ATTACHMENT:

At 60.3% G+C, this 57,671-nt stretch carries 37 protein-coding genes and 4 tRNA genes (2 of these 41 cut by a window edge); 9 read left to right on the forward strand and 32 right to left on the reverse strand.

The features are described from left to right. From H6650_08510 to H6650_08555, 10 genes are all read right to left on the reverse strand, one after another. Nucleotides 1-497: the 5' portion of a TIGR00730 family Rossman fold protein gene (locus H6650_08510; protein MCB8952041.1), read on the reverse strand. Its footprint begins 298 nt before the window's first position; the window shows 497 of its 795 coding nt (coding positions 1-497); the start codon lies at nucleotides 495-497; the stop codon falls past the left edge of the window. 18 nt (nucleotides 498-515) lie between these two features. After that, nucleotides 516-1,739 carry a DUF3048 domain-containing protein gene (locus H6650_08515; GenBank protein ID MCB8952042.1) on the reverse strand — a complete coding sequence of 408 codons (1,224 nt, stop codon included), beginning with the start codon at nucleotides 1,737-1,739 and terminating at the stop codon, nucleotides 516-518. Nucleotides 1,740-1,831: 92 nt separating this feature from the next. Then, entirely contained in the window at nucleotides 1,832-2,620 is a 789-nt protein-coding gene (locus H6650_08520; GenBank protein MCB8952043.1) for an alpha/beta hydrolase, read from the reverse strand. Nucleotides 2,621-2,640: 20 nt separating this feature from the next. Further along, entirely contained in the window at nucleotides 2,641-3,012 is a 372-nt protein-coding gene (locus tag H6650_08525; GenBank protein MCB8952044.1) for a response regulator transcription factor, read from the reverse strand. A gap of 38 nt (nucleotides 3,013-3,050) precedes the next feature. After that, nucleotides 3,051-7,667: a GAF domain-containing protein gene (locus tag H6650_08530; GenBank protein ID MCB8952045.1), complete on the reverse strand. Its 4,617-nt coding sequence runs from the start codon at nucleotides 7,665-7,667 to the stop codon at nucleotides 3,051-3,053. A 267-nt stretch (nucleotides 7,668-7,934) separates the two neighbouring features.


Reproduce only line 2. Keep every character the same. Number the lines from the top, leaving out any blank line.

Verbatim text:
The features are described from left to right. From H6650_08510 to H6650_08555, 10 genes are all read right to left on the reverse strand, one after another. Nucleotides 1-497: the 5' portion of a TIGR00730 family Rossman fold protein gene (locus H6650_08510; protein MCB8952041.1), read on the reverse strand. Its footprint begins 298 nt before the window's first position; the window shows 497 of its 795 coding nt (coding positions 1-497); the start codon lies at nucleotides 495-497; the stop codon falls past the left edge of the window. 18 nt (nucleotides 498-515) lie between these two features. After that, nucleotides 516-1,739 carry a DUF3048 domain-containing protein gene (locus H6650_08515; GenBank protein ID MCB8952042.1) on the reverse strand — a complete coding sequence of 408 codons (1,224 nt, stop codon included), beginning with the start codon at nucleotides 1,737-1,739 and terminating at the stop codon, nucleotides 516-518. Nucleotides 1,740-1,831: 92 nt separating this feature from the next. Then, entirely contained in the window at nucleotides 1,832-2,620 is a 789-nt protein-coding gene (locus H6650_08520; GenBank protein MCB8952043.1) for an alpha/beta hydrolase, read from the reverse strand. Nucleotides 2,621-2,640: 20 nt separating this feature from the next. Further along, entirely contained in the window at nucleotides 2,641-3,012 is a 372-nt protein-coding gene (locus tag H6650_08525; GenBank protein MCB8952044.1) for a response regulator transcription factor, read from the reverse strand. A gap of 38 nt (nucleotides 3,013-3,050) precedes the next feature. After that, nucleotides 3,051-7,667: a GAF domain-containing protein gene (locus tag H6650_08530; GenBank protein ID MCB8952045.1), complete on the reverse strand. Its 4,617-nt coding sequence runs from the start codon at nucleotides 7,665-7,667 to the stop codon at nucleotides 3,051-3,053. A 267-nt stretch (nucleotides 7,668-7,934) separates the two neighbouring features.